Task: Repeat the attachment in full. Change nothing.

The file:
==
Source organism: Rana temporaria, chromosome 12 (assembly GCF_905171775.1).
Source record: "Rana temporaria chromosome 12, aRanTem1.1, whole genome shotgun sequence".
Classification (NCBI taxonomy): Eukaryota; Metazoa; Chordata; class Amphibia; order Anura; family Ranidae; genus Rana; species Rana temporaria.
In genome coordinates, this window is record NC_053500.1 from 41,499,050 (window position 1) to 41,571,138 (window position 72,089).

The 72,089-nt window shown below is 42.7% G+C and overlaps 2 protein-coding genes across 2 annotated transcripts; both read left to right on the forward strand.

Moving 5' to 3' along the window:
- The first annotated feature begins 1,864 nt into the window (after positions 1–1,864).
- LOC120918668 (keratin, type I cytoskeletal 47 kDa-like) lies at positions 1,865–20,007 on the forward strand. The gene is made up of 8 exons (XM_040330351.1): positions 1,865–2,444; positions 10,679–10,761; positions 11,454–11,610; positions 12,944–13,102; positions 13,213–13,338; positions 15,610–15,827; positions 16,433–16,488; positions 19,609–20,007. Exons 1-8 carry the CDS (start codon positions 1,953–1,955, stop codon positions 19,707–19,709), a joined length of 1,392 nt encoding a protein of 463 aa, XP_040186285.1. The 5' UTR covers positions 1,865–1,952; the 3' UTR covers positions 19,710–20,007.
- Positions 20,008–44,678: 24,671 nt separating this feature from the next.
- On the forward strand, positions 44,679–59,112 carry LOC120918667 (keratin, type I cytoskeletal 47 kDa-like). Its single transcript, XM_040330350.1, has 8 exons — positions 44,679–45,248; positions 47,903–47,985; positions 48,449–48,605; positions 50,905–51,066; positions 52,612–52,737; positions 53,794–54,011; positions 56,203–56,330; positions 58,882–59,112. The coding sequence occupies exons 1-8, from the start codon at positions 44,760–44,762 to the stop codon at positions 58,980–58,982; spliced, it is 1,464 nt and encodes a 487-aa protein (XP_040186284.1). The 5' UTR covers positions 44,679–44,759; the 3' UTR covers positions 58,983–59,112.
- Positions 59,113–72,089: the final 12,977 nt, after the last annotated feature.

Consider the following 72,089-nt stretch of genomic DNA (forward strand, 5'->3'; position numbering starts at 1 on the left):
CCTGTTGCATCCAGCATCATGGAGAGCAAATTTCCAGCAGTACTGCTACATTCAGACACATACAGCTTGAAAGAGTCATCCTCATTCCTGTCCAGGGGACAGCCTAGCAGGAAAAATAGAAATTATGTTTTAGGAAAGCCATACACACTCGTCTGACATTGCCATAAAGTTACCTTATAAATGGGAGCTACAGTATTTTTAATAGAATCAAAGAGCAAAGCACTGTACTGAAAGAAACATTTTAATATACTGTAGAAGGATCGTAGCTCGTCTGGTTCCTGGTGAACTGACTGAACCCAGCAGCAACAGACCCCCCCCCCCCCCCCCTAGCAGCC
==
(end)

Source organism: Rana temporaria, chromosome 12 (assembly GCF_905171775.1).
Source record: "Rana temporaria chromosome 12, aRanTem1.1, whole genome shotgun sequence".
Classification (NCBI taxonomy): Eukaryota; Metazoa; Chordata; class Amphibia; order Anura; family Ranidae; genus Rana; species Rana temporaria.
In genome coordinates, this window is record NC_053500.1 from 41,499,050 (window position 1) to 41,571,138 (window position 72,089).

The 72,089-nt window shown below is 42.7% G+C and overlaps 2 protein-coding genes across 2 annotated transcripts; both read left to right on the forward strand.

Moving 5' to 3' along the window:
- The first annotated feature begins 1,864 nt into the window (after positions 1–1,864).
- LOC120918668 (keratin, type I cytoskeletal 47 kDa-like) lies at positions 1,865–20,007 on the forward strand. The gene is made up of 8 exons (XM_040330351.1): positions 1,865–2,444; positions 10,679–10,761; positions 11,454–11,610; positions 12,944–13,102; positions 13,213–13,338; positions 15,610–15,827; positions 16,433–16,488; positions 19,609–20,007. Exons 1-8 carry the CDS (start codon positions 1,953–1,955, stop codon positions 19,707–19,709), a joined length of 1,392 nt encoding a protein of 463 aa, XP_040186285.1. The 5' UTR covers positions 1,865–1,952; the 3' UTR covers positions 19,710–20,007.
- Positions 20,008–44,678: 24,671 nt separating this feature from the next.
- On the forward strand, positions 44,679–59,112 carry LOC120918667 (keratin, type I cytoskeletal 47 kDa-like). Its single transcript, XM_040330350.1, has 8 exons — positions 44,679–45,248; positions 47,903–47,985; positions 48,449–48,605; positions 50,905–51,066; positions 52,612–52,737; positions 53,794–54,011; positions 56,203–56,330; positions 58,882–59,112. The coding sequence occupies exons 1-8, from the start codon at positions 44,760–44,762 to the stop codon at positions 58,980–58,982; spliced, it is 1,464 nt and encodes a 487-aa protein (XP_040186284.1). The 5' UTR covers positions 44,679–44,759; the 3' UTR covers positions 58,983–59,112.
- Positions 59,113–72,089: the final 12,977 nt, after the last annotated feature.

Consider the following 72,089-nt stretch of genomic DNA (forward strand, 5'->3'; position numbering starts at 1 on the left):
CCTGTTGCATCCAGCATCATGGAGAGCAAATTTCCAGCAGTACTGCTACATTCAGACACATACAGCTTGAAAGAGTCATCCTCATTCCTGTCCAGGGGACAGCCTAGCAGGAAAAATAGAAATTATGTTTTAGGAAAGCCATACACACTCGTCTGACATTGCCATAAAGTTACCTTATAAATGGGAGCTACAGTATTTTTAATAGAATCAAAGAGCAAAGCACTGTACTGAAAGAAACATTTTAATATACTGTAGAAGGATCGTAGCTCGTCTGGTTCCTGGTGAACTGACTGAACCCAGCAGCAACAGACCCCCCCCCCCCCCCCCTAGCAGCC